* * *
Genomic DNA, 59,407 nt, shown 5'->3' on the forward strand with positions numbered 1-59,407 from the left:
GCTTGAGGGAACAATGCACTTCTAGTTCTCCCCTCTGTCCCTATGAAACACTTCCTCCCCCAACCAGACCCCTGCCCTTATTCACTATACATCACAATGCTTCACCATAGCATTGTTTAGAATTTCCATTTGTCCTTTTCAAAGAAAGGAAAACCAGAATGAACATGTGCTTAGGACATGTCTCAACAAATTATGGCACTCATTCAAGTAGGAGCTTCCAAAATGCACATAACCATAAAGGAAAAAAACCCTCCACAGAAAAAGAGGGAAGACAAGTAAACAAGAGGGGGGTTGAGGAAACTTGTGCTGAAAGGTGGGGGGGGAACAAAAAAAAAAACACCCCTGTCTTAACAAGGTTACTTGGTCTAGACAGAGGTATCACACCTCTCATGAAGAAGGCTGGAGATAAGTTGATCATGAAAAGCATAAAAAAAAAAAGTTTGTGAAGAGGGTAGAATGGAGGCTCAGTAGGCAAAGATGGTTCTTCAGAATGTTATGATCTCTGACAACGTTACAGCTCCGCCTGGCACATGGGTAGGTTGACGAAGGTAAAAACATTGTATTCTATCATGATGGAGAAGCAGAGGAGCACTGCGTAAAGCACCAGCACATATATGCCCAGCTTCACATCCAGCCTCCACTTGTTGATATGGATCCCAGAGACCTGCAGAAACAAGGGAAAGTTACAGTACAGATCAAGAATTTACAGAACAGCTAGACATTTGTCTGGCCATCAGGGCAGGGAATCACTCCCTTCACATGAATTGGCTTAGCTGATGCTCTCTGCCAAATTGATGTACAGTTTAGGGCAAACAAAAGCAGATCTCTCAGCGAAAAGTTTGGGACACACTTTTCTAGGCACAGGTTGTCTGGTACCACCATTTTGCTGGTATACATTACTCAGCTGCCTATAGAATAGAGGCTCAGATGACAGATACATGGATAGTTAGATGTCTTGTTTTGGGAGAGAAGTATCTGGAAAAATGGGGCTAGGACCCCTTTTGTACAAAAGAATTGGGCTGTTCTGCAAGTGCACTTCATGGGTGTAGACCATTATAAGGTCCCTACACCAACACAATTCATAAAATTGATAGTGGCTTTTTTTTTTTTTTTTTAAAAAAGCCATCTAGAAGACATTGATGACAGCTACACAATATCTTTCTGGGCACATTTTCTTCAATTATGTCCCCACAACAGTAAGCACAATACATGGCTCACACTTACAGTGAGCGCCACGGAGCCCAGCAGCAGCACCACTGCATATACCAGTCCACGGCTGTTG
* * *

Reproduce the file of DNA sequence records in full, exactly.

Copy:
Genomic DNA, 59,407 nt, shown 5'->3' on the forward strand with positions numbered 1-59,407 from the left:
GCTTGAGGGAACAATGCACTTCTAGTTCTCCCCTCTGTCCCTATGAAACACTTCCTCCCCCAACCAGACCCCTGCCCTTATTCACTATACATCACAATGCTTCACCATAGCATTGTTTAGAATTTCCATTTGTCCTTTTCAAAGAAAGGAAAACCAGAATGAACATGTGCTTAGGACATGTCTCAACAAATTATGGCACTCATTCAAGTAGGAGCTTCCAAAATGCACATAACCATAAAGGAAAAAAACCCTCCACAGAAAAAGAGGGAAGACAAGTAAACAAGAGGGGGGTTGAGGAAACTTGTGCTGAAAGGTGGGGGGGGAACAAAAAAAAAAACACCCCTGTCTTAACAAGGTTACTTGGTCTAGACAGAGGTATCACACCTCTCATGAAGAAGGCTGGAGATAAGTTGATCATGAAAAGCATAAAAAAAAAAAGTTTGTGAAGAGGGTAGAATGGAGGCTCAGTAGGCAAAGATGGTTCTTCAGAATGTTATGATCTCTGACAACGTTACAGCTCCGCCTGGCACATGGGTAGGTTGACGAAGGTAAAAACATTGTATTCTATCATGATGGAGAAGCAGAGGAGCACTGCGTAAAGCACCAGCACATATATGCCCAGCTTCACATCCAGCCTCCACTTGTTGATATGGATCCCAGAGACCTGCAGAAACAAGGGAAAGTTACAGTACAGATCAAGAATTTACAGAACAGCTAGACATTTGTCTGGCCATCAGGGCAGGGAATCACTCCCTTCACATGAATTGGCTTAGCTGATGCTCTCTGCCAAATTGATGTACAGTTTAGGGCAAACAAAAGCAGATCTCTCAGCGAAAAGTTTGGGACACACTTTTCTAGGCACAGGTTGTCTGGTACCACCATTTTGCTGGTATACATTACTCAGCTGCCTATAGAATAGAGGCTCAGATGACAGATACATGGATAGTTAGATGTCTTGTTTTGGGAGAGAAGTATCTGGAAAAATGGGGCTAGGACCCCTTTTGTACAAAAGAATTGGGCTGTTCTGCAAGTGCACTTCATGGGTGTAGACCATTATAAGGTCCCTACACCAACACAATTCATAAAATTGATAGTGGCTTTTTTTTTTTTTTTTTAAAAAAGCCATCTAGAAGACATTGATGACAGCTACACAATATCTTTCTGGGCACATTTTCTTCAATTATGTCCCCACAACAGTAAGCACAATACATGGCTCACACTTACAGTGAGCGCCACGGAGCCCAGCAGCAGCACCACTGCATATACCAGTCCACGGCTGTTG